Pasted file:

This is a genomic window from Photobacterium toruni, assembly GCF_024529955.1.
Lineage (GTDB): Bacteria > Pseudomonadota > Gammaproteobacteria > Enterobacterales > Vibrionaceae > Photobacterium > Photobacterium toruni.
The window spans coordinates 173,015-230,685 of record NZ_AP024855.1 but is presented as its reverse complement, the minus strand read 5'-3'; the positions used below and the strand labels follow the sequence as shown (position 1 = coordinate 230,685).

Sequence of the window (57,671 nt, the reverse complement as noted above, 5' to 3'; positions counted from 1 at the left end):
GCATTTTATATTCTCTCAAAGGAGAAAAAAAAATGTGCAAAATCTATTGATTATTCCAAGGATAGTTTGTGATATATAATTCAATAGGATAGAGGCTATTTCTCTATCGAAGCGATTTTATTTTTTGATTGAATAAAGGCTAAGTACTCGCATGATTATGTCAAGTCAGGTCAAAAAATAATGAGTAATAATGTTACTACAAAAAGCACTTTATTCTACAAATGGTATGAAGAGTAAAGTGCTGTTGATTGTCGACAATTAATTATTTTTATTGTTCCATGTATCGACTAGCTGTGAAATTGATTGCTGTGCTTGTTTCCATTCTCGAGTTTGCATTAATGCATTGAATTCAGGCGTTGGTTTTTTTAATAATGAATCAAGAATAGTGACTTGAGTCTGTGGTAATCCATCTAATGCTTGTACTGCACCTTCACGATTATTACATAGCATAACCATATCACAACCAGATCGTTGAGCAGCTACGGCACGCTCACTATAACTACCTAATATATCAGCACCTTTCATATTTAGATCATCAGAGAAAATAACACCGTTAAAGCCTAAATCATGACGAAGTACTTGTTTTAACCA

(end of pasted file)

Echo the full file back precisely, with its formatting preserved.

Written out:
This is a genomic window from Photobacterium toruni, assembly GCF_024529955.1.
Lineage (GTDB): Bacteria > Pseudomonadota > Gammaproteobacteria > Enterobacterales > Vibrionaceae > Photobacterium > Photobacterium toruni.
The window spans coordinates 173,015-230,685 of record NZ_AP024855.1 but is presented as its reverse complement, the minus strand read 5'-3'; the positions used below and the strand labels follow the sequence as shown (position 1 = coordinate 230,685).

Sequence of the window (57,671 nt, the reverse complement as noted above, 5' to 3'; positions counted from 1 at the left end):
GCATTTTATATTCTCTCAAAGGAGAAAAAAAAATGTGCAAAATCTATTGATTATTCCAAGGATAGTTTGTGATATATAATTCAATAGGATAGAGGCTATTTCTCTATCGAAGCGATTTTATTTTTTGATTGAATAAAGGCTAAGTACTCGCATGATTATGTCAAGTCAGGTCAAAAAATAATGAGTAATAATGTTACTACAAAAAGCACTTTATTCTACAAATGGTATGAAGAGTAAAGTGCTGTTGATTGTCGACAATTAATTATTTTTATTGTTCCATGTATCGACTAGCTGTGAAATTGATTGCTGTGCTTGTTTCCATTCTCGAGTTTGCATTAATGCATTGAATTCAGGCGTTGGTTTTTTTAATAATGAATCAAGAATAGTGACTTGAGTCTGTGGTAATCCATCTAATGCTTGTACTGCACCTTCACGATTATTACATAGCATAACCATATCACAACCAGATCGTTGAGCAGCTACGGCACGCTCACTATAACTACCTAATATATCAGCACCTTTCATATTTAGATCATCAGAGAAAATAACACCGTTAAAGCCTAAATCATGACGAAGTACTTGTTTTAACCA